80k mile maintenance?

recently hit 80k miles on the jetta (80k miles free of repair) and feel that it is time to check out the overall health of the engine and tranny. I no longer have the Volkswagen free tune up deal.

First thing in my mind is the timing belt, which looks surprisingly good (no cracks, no stiffening of the rubber etc)

Any suggestions or lists of what needs to be checked and updated on my trusty 2.0L I4? Transmission?

The best suggestions are those made by the manufacturer. Simply refer to the maintenance schedule that came with the car.

It is fine to ask for suggestions, but some well-meaning members of this forum might neglect to include a vital maintenance procedure, so the ultimate authority is VW. If you want to do more than VW recommends in the maintenance schedule, that is fine. However, be sure that you do no less than what is listed in the schedule.

Incidentally, a timing belt can look pristine and can snap–with no warning–the next time that you start the engine. This is a perfect example of why you need to adhere to the maintenance schedule, bearing in mind the elapsed time factor, as well as the odometer mileage factor.

Sounds good to me. I’ll get out my manual and my 01 jetta guide book thing.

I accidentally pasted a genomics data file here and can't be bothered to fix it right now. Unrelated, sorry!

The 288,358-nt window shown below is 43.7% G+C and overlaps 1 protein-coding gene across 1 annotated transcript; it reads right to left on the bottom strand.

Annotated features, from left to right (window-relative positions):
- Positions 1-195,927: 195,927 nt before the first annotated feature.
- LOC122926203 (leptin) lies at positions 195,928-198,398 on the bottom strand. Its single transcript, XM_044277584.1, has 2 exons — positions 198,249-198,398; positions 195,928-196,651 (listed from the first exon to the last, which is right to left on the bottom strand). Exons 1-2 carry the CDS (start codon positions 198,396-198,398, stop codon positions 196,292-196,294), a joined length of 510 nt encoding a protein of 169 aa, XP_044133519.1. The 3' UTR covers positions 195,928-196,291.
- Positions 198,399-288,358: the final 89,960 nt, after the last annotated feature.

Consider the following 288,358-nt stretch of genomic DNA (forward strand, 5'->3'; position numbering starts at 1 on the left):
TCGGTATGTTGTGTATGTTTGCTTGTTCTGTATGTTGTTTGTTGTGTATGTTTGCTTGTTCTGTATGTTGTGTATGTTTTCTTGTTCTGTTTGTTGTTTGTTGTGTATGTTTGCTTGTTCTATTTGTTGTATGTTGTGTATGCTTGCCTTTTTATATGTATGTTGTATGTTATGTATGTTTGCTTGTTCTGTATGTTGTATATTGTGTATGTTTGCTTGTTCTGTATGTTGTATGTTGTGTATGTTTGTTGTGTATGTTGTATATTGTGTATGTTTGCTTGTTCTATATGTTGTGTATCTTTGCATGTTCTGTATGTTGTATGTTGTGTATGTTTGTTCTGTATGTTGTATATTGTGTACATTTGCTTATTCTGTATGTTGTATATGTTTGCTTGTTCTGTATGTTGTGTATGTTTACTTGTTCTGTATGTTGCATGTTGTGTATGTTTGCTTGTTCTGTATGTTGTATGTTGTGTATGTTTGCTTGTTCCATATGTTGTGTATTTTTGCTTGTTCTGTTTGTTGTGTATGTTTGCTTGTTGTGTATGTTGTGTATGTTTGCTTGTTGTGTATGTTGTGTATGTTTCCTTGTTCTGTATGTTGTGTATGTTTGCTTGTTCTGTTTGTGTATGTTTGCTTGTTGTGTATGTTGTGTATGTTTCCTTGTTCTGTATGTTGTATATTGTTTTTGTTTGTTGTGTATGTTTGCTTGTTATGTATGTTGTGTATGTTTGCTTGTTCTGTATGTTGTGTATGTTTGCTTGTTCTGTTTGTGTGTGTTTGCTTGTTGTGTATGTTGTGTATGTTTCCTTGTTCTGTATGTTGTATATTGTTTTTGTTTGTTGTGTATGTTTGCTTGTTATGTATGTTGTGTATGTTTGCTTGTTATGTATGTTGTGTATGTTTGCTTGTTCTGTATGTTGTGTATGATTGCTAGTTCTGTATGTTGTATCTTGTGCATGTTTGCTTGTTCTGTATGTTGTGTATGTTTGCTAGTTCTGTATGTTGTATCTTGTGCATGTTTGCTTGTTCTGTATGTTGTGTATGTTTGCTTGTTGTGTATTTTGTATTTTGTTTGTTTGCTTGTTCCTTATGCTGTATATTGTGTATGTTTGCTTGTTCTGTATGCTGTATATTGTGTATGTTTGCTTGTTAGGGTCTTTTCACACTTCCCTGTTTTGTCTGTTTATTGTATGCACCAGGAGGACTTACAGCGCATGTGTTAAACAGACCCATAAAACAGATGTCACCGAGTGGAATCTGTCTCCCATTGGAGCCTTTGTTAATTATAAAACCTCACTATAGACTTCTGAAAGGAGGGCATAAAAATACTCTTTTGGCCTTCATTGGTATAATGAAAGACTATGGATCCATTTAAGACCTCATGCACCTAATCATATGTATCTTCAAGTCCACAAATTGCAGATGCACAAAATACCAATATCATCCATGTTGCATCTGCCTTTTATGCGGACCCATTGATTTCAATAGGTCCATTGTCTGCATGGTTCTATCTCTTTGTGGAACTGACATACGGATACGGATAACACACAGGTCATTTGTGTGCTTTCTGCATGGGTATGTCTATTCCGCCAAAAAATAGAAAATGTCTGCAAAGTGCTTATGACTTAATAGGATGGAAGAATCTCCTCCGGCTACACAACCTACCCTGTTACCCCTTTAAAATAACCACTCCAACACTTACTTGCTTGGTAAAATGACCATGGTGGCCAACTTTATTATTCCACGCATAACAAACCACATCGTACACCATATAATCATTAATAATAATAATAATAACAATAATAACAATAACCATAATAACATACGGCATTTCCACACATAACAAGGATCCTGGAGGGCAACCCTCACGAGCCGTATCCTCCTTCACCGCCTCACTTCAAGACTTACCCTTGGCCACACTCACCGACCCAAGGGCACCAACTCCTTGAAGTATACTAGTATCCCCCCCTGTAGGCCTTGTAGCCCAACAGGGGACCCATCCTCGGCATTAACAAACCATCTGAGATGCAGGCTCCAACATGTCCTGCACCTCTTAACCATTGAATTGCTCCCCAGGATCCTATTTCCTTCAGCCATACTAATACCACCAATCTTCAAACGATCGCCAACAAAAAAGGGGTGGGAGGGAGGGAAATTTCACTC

Then I will take the head off by myself and fiddle with the valve springs, things like that.

I am not going to do that, just kidding.

I advise you do what the manual says. Plus change, not flush, some of the fluids more frequently as cheap insurance.
Auto trans fluid and filter every 30K
Brake fluid and power steering fluid every 3 years.
“Long life” coolant and thermostat every 4 years.
Remove and check spark plugs every 30K, reinsert with anti-seize on the threads.

I would recommend doing what the owner’s manual says with one exception.

If you have an automatic transmission, ideally you would be doing your second transmission fluid change now. If it has not been changed, I would do it now. This likely is not listed in your owner’s manual. But do it anyway.

Don’t fall into the theory that changing fluid causes failure. While it is true that many transmission fail shortly after having their transmission fluid changed, the real reason for the failure is do to a delayed change and the only reason it was changed is because it was starting to exhibit problems and someone who should have already changed it many miles ago, was hopping that a change now would fix what they were fearing. It is often a case of closing the barn doors after the horses are out.

I’m always worried about the tran, such a complex fragile thing it is

Well I appreciate the advice everyone.

Now its time to find out which of these can be done by me and my grandfather who was a chevy mechanic. There are a lot of areas in the jetta and many german cars that are ridiculously hard to access conveniently.

"First thing in my mind is the timing belt, which looks surprisingly good (no cracks, no stiffening of the rubber etc) "
You do know that the exposed belt is not the timing belt. The timing belt is behind a cover. The exposed belt is the accessory drive belt.